New Horizons explore 2014 MU69 as next mission: Reports – NH Voice

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New Horizons explore 2014 MU69 as next mission: Reports

New Horizons mission team is waiting for approval from NASA for its next mission. The reports suggest that New Horizons could explore an icy rock in the Kuiper Belt 2014 MU69. Kuiper Belt presents many interesting and challenging missions. New Horizons probe could flyby MU69 in January 2019, after its Pluto flyby.

NASA’s New Horizons spacecraft grabbed headlines last year during its Pluto flyby in July. The probe provided new understandings on the dwarf planet and allowed earth-bound astronomers see Plutonian features in details. Now, New Horizons team wants to use the spacecraft to investigate a Kuiper belt object: 2014 MU69.

It is classical Kuiper belt object. As the New Horizons has surpassed the team’s expectations, the probe has been selected to go beyond Pluto and explore another strange world. Astronomers don’t know much about MU69, but they earlier found that the object may have clues about earliest time of the solar system.

MU69 is orbiting a billion miles past Pluto. It is a cold classical object in the Kuiper belt, a region of the solar system beyond the orbit of Neptune. It is believed that the distant world is undisturbed since the early days of the solar system.

As MU69 is a tiny object and it is far from us, it is nearly impossible for astronomers on earth to study it in details. Although scientists speculate that it is approximately 20-30 miles across, they don’t know whether the dwarf world has any natural satellite.

The Hubble Space Telescope has clicked many pictures of MU69, but they are showing whether the object has a moon or not, said Simon Porter, post-doctoral researcher on the New Horizons mission. “For the big cold classicals, something like 30% has known moons. There’s a pretty good chance that this thing’s got at least one satellite. It could be a small one. It could be a big one, could be several. We really don’t know”, Porter added.

According to Porter, the New Horizons researchers have been continuously working on the mission to find out how many small Kuiper Belt objects are there.

“It opens with New Horizons closing in on Pluto, with renderings of the spacecraft by Dan Durda, a space artist who also happens to be a scientist on the project (so you know the model is faithful). We fly over the lovely ice-scapes of Pluto that enthralled millions of Internet viewers last summer. But in VR you also can turn around (by the way, the best way to watch these videos is in a swivel chair, or standing up) to look back at the distant sun, or watch the planet’s moon Charon rise over the horizon,” according to a news report published by Air Space Mag.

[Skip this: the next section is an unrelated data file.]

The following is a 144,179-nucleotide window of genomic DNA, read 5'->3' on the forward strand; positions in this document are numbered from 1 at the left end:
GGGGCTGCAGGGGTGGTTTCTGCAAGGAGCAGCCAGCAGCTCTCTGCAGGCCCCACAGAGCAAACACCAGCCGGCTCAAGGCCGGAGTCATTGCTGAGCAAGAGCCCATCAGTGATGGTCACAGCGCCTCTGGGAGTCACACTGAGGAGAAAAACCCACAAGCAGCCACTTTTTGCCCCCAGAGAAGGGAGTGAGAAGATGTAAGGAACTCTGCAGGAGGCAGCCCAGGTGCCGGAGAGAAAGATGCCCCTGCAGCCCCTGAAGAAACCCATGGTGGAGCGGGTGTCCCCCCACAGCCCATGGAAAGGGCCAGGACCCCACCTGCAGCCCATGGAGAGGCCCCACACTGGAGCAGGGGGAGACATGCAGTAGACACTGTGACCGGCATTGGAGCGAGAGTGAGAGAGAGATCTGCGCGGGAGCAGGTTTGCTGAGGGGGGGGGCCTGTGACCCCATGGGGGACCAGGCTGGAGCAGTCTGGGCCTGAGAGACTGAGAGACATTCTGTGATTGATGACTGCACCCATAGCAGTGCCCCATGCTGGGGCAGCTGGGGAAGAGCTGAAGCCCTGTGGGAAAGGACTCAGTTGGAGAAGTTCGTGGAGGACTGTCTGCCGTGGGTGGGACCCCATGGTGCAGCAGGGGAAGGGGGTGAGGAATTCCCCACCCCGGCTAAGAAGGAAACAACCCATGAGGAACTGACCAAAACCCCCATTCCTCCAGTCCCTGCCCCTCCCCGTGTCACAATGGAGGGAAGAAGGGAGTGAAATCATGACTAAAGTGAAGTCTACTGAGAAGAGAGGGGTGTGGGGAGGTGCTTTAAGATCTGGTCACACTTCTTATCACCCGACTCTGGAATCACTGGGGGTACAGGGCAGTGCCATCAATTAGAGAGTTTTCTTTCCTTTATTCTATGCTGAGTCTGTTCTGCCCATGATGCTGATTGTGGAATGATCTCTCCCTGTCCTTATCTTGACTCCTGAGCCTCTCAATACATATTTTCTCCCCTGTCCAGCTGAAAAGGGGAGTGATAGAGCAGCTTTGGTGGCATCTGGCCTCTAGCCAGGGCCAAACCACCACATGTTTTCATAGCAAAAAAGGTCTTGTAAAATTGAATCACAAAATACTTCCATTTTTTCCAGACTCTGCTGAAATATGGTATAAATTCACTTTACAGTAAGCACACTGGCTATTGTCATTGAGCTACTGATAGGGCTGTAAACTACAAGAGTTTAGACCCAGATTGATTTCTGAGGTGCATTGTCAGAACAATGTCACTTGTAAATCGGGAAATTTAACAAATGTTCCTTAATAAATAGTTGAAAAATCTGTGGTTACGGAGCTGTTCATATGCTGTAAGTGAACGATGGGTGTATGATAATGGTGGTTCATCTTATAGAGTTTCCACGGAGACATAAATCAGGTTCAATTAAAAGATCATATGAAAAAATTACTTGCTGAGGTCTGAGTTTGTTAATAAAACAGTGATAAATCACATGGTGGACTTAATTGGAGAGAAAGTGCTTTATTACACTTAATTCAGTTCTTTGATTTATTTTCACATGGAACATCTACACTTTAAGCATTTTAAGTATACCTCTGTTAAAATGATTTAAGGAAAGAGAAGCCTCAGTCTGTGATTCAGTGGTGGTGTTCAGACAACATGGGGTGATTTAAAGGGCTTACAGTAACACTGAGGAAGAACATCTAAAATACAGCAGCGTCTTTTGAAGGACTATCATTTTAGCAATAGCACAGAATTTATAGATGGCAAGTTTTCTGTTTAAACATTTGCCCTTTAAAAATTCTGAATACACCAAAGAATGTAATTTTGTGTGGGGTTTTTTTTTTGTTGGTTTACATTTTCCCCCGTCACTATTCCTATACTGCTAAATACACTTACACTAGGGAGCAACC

Two sequences set on the surface are what really highlight the value of VR in showing planetary images. Based on New Horizons data, with terrain modeling by researchers at the Lunar and Planetary Institute and Universities Space Research Association, this is about as real an approximation of what it would be like to stand on Pluto’s surface as you can get right now. Look down and you see snowy plains, with the sounds of ice cracking and shifting, and a few flakes gently falling.

According to a story published on the topic by Nature World News, “Scientists say that the 1994 JR1 is located in the Kuiper Belt, a distant region in our solar system. NASA said that with the help of the newly captured images, the researchers from Southwest Research Institute (SwRI) were able to determine that 1994 JR1 is not a mere quasi-satellite of Pluto, as previously theorized. Also, with the images at a closer vantage point, scientists were able to identify that 1994 JR1’s location as well as its rotation period. The said object rotates once every 5.4 hours, which is equal to one JR1 day.”

John Spencer from SwRI said that New Horizon’s observations open a new chapter of discovering more ancient objects in the Kuiper Belt region. He added that in the next years, New Horizons is expected to churn out more close-up snapshots of these objects, given that NASA will extend the spacecraft’s mission. “This is all part of the excitement of exploring new places and seeing things never seen before,”

A report published in Red Orbit revealed, “Looking at 1994 JR1 is something like a warmup for New Horizons’ hopeful future—its team is awaiting approval to extend the spacecraft’s mission in order to fly by another KBO, titled 2014 MU69, in 2019. During this mission, it will hopefully be able to grab close-ups of some potential 19 other KBOs as well.”

This new knowledge means that scientists can rule out a previous theory about the KBO—namely, that it was a quasi-satellite of Pluto. Further, the newest observation has led to scientists identifying 1994 JR1’s rotation period (how long it takes to complete one revolution, or a day for the object). By analyzing the changes in light that was reflected off its surface, they were able to gather that it makes a full rotation every 5.4 hours.

New Horizons explore 2014 MU69 as next mission: Reports – NH Voice